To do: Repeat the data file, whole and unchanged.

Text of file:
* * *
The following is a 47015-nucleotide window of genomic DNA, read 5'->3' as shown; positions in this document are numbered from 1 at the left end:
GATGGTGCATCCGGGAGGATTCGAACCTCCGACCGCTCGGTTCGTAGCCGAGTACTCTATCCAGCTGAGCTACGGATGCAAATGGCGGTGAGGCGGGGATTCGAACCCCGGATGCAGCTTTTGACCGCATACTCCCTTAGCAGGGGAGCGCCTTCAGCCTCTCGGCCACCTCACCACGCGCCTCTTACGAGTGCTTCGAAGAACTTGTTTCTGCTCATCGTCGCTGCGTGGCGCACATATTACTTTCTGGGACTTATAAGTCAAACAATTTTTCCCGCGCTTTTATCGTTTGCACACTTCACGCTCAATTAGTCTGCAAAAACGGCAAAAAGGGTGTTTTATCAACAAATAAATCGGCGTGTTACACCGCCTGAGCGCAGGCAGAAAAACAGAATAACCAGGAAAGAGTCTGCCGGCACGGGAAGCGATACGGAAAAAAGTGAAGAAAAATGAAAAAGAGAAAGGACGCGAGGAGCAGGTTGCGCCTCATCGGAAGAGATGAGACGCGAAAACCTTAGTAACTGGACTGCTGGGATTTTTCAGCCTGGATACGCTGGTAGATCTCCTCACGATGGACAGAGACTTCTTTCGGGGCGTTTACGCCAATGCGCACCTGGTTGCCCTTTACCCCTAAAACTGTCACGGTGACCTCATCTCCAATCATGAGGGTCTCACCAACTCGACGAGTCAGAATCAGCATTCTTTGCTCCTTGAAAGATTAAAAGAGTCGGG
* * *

The following is a 47015-nucleotide window of genomic DNA, read 5'->3' as shown; positions in this document are numbered from 1 at the left end:
GATGGTGCATCCGGGAGGATTCGAACCTCCGACCGCTCGGTTCGTAGCCGAGTACTCTATCCAGCTGAGCTACGGATGCAAATGGCGGTGAGGCGGGGATTCGAACCCCGGATGCAGCTTTTGACCGCATACTCCCTTAGCAGGGGAGCGCCTTCAGCCTCTCGGCCACCTCACCACGCGCCTCTTACGAGTGCTTCGAAGAACTTGTTTCTGCTCATCGTCGCTGCGTGGCGCACATATTACTTTCTGGGACTTATAAGTCAAACAATTTTTCCCGCGCTTTTATCGTTTGCACACTTCACGCTCAATTAGTCTGCAAAAACGGCAAAAAGGGTGTTTTATCAACAAATAAATCGGCGTGTTACACCGCCTGAGCGCAGGCAGAAAAACAGAATAACCAGGAAAGAGTCTGCCGGCACGGGAAGCGATACGGAAAAAAGTGAAGAAAAATGAAAAAGAGAAAGGACGCGAGGAGCAGGTTGCGCCTCATCGGAAGAGATGAGACGCGAAAACCTTAGTAACTGGACTGCTGGGATTTTTCAGCCTGGATACGCTGGTAGATCTCCTCACGATGGACAGAGACTTCTTTCGGGGCGTTTACGCCAATGCGCACCTGGTTGCCCTTTACCCCTAAAACTGTCACGGTGACCTCATCTCCAATCATGAGGGTCTCACCAACTCGACGAGTCAGAATCAGCATTCTTTGCTCCTTGAAAGATTAAAAGAGTCGGG